I think the biggest lesson of the MFA program at Sarah Lawrence College was, “the writer’s life is possible.” The students came from different backgrounds and were different ages. The thought that we could all use our expertise in different fields and life experiences to strengthen our writing, and weave this life into our lives after grad school, was validating.
PS: Your poetry in this collection is about motherhood and its challenges, joys, losses, and triumphs. Can you explain why you chose this theme to write about? Was it difficult to write?
CYM: The theme really chose me. I miscarried and then suffered post-partum depression after a successful pregnancy. I had so many emotions that I needed to be able to examine and move past. Writing helps me to both experience and move beyond challenges. I don’t have to keep remembering something if I write it down.
I don’t think that the drafting part was the hardest. The first drafts came easily and quickly. They weren’t good, though. They were more like diary entries. The editing helped me to look more analytically at the experiences and then focus on the craft. It was helpful as a healing process.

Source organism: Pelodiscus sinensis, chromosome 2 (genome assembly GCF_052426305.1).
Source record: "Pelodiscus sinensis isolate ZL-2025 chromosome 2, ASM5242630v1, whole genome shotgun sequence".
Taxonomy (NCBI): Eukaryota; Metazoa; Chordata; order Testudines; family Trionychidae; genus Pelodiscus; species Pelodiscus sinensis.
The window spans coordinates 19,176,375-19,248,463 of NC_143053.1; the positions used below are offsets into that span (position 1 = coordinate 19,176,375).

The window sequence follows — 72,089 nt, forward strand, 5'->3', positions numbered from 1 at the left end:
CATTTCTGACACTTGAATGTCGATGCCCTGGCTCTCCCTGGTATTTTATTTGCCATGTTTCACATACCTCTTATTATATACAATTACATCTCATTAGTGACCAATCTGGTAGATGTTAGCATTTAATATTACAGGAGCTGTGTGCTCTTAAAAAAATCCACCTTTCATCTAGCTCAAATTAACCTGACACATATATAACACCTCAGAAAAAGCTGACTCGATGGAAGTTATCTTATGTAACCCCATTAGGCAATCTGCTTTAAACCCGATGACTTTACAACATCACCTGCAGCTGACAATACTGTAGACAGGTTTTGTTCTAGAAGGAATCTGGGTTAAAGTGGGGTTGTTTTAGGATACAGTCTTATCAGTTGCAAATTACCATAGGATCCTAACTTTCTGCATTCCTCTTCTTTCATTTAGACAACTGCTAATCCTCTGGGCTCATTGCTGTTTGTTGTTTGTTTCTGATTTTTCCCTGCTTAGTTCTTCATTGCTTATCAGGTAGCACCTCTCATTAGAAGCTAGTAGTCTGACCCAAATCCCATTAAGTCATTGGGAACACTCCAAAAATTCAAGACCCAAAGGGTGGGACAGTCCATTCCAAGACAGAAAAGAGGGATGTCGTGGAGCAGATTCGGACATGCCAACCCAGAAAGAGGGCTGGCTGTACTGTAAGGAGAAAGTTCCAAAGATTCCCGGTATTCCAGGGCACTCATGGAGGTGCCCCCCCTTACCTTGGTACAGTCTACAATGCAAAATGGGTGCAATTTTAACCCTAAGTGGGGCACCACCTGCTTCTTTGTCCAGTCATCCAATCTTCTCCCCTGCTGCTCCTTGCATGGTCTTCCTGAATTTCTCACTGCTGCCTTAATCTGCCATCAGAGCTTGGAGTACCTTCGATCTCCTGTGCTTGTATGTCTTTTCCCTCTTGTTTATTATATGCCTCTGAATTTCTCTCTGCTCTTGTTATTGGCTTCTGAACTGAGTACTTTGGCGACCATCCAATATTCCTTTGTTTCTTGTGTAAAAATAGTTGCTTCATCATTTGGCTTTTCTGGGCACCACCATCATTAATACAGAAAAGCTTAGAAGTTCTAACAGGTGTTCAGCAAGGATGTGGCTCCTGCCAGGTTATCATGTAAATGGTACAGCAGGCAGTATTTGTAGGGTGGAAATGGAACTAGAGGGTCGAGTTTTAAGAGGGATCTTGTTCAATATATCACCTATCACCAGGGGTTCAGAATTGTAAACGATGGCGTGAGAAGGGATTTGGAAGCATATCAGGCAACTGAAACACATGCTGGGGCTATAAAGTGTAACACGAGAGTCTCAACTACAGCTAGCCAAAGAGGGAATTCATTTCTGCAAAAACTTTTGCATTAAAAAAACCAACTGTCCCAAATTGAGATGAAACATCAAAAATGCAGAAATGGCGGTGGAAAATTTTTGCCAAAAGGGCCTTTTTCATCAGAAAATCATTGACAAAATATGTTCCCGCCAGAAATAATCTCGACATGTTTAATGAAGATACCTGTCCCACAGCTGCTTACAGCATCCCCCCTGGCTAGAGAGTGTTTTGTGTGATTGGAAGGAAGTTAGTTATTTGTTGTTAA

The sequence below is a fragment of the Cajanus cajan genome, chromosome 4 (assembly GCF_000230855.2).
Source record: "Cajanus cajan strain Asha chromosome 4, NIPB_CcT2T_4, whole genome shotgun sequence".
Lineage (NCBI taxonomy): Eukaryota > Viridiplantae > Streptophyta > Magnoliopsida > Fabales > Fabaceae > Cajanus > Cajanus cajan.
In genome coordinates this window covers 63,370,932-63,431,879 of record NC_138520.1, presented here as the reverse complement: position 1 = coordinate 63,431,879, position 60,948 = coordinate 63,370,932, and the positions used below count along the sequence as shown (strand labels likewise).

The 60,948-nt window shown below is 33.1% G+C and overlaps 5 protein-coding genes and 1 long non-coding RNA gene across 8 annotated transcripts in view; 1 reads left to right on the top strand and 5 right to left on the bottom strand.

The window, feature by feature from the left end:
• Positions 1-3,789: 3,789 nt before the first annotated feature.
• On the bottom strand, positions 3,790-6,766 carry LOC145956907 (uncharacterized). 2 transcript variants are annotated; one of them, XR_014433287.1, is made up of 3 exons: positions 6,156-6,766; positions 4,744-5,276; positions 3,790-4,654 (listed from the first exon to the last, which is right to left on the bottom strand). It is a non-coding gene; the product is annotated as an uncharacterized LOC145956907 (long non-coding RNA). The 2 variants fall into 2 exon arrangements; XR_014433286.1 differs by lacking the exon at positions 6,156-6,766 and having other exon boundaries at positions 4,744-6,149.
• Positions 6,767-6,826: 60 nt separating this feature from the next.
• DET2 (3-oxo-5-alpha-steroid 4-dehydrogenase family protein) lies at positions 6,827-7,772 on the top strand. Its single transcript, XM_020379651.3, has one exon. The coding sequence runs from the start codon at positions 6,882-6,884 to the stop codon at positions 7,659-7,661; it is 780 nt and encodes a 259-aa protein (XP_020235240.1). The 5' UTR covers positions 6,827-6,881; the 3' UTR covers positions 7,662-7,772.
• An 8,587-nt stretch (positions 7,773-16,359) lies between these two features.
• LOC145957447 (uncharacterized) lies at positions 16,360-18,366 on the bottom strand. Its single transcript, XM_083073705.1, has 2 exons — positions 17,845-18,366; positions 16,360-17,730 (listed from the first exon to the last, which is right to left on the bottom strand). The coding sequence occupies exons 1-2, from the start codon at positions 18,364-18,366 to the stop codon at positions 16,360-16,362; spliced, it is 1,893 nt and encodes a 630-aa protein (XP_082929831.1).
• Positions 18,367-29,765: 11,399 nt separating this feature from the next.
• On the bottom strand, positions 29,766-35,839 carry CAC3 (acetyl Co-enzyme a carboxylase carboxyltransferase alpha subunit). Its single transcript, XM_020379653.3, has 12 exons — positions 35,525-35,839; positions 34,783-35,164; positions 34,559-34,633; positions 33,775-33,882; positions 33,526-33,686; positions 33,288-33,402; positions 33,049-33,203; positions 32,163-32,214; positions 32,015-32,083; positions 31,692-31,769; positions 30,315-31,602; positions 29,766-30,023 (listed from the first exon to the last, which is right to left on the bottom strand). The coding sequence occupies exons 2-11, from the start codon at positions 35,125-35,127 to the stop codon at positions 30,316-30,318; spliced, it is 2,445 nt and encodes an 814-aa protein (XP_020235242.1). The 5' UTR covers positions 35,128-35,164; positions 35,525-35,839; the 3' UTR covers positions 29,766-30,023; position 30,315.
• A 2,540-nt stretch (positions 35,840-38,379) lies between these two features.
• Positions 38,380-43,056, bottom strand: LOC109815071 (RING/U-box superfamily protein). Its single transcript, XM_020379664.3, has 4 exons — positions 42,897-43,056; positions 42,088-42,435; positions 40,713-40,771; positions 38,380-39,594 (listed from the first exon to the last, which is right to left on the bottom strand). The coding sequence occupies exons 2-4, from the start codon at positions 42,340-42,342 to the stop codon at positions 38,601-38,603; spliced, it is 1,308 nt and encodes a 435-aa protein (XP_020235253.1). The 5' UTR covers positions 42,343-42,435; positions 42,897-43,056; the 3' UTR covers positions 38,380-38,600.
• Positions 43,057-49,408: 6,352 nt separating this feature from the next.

Writing is a dialogue with the reader, whoever that might be. In pre-COVID times, I taught memoir writing workshops at Politics and Prose. These adult writers would come to the class with a story to tell. Some of them wanted to publish their work for a wider audience and some of them wanted to share their stories with their family. I remember one older woman saying something like, “No one asked me about my life, so I’m going to write it down in case they want to know later.” This instinct to record our lives and weave it into future lives is important. I’ve learned a lot from my memoir writing students as they work to look at the key moments in their lives and sort them into a story that shows their transformation. I hope that my story offers other parents a place to consider their own experiences and feel less alone.